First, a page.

The Simulation Hypothesis

Could the world and everything in it really be just a hyper-advanced simulation? The simulation hypothesis posits that it’s not just possible, but fairly likely. This conclusion may seem radical, and is indeed highly controversial, but it’s also based on a solid theoretical background and a number of very smart people think it’s worth considering, so it’s worth knowing about even if you think it’s ridiculous.

The fundamental reasoning behind the simulation hypothesis goes like this: either civilizations tend to go extinct before they harness the computing power to make universe simulations, or civilizations that have the ability to make such simulations don’t use it much for some reason, or there’s a high chance that we’re living in a simulation. The third possibility may seem to come out of the blue, but it really does follow logically: if neither of the first possibilities are true, then there must be lots of simulations of universes, and there can only be one base reality. Therefore probability dictates that we’re more likely to be in one of the simulations than in reality.

There are, of course, good reasons to think we’re not living in a simulation. The most obvious of these is that the first two possibilities might be true, which would make it likely or even certain that we are living in the “real” reality. The simulation hypothesis may be seen as unscientific because it can’t be proven false – no matter how “real” things seem, it could just be a better simulation. Another reason is that the amount of computing power required would be insanely massive – so huge that scientists have calculated traditional computers couldn’t do it with all the atoms in the universe.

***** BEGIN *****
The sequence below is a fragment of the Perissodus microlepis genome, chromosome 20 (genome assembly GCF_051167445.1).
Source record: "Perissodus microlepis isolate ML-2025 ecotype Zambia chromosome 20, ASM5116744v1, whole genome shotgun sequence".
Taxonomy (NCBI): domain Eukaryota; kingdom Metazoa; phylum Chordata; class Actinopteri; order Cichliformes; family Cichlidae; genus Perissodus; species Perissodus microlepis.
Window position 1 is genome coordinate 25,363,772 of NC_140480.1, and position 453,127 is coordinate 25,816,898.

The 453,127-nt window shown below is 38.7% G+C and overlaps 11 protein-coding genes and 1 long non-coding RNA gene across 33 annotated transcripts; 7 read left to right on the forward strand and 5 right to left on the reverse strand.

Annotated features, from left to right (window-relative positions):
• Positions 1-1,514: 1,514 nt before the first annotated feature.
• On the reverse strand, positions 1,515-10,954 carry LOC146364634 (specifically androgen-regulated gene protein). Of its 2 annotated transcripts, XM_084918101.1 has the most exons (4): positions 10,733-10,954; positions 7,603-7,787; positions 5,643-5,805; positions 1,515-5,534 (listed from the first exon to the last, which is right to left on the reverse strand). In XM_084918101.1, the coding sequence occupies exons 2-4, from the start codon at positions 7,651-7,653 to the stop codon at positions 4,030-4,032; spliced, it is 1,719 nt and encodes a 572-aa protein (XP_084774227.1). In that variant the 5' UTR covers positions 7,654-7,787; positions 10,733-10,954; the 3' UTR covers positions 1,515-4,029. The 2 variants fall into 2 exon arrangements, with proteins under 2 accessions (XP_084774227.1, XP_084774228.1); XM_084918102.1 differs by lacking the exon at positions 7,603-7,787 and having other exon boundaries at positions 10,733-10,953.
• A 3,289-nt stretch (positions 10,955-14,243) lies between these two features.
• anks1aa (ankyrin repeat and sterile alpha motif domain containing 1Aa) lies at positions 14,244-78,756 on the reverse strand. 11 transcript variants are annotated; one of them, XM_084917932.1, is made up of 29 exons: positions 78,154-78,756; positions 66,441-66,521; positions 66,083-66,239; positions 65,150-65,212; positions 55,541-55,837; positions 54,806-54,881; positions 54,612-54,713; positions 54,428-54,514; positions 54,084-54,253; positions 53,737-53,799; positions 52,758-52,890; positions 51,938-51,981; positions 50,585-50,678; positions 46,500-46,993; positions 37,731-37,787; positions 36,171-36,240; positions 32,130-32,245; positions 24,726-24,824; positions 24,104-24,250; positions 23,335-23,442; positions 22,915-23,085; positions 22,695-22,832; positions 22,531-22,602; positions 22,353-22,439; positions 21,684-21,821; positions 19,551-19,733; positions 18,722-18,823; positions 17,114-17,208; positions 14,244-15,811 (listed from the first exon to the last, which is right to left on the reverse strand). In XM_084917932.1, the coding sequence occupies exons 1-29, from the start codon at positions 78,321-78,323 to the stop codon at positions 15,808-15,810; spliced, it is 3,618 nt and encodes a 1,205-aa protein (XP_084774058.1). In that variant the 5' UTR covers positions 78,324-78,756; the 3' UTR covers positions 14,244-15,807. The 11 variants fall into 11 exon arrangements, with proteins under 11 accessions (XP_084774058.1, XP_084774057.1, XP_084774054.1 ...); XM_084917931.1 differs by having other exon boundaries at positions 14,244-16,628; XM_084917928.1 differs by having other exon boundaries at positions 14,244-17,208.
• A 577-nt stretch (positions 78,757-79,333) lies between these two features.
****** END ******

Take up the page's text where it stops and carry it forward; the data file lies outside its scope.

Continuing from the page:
Of course, that doesn’t say anything about future advances in computing, such as whether it would be feasible with Quantum Computers, which are already in development. And while we can’t prove the simulation argument false, we certainly could prove it true – and scientists are already designing tests that could do so. If such tests return a negative, that’s not proof that we’re not living in a simulation, but it’s data that points towards that conclusion, however weakly. So the simulation hypthesis seems worth some minimal level of scientific investigation, if only to show that we really don’t have any proof that we’re living in a simulation.

In the end, the simulation hypothesis doesn’t really have any practical effects on how we live our daily lives; it’s just something interesting to ponder, just as humans have pondered whether reality might be “really real” since at least 286 BCE. Maybe someday we’ll prove the simulation hypthesis correct, and devise whole new fields of physics to describe the world “outside”… or maybe our reality is just that, reality.

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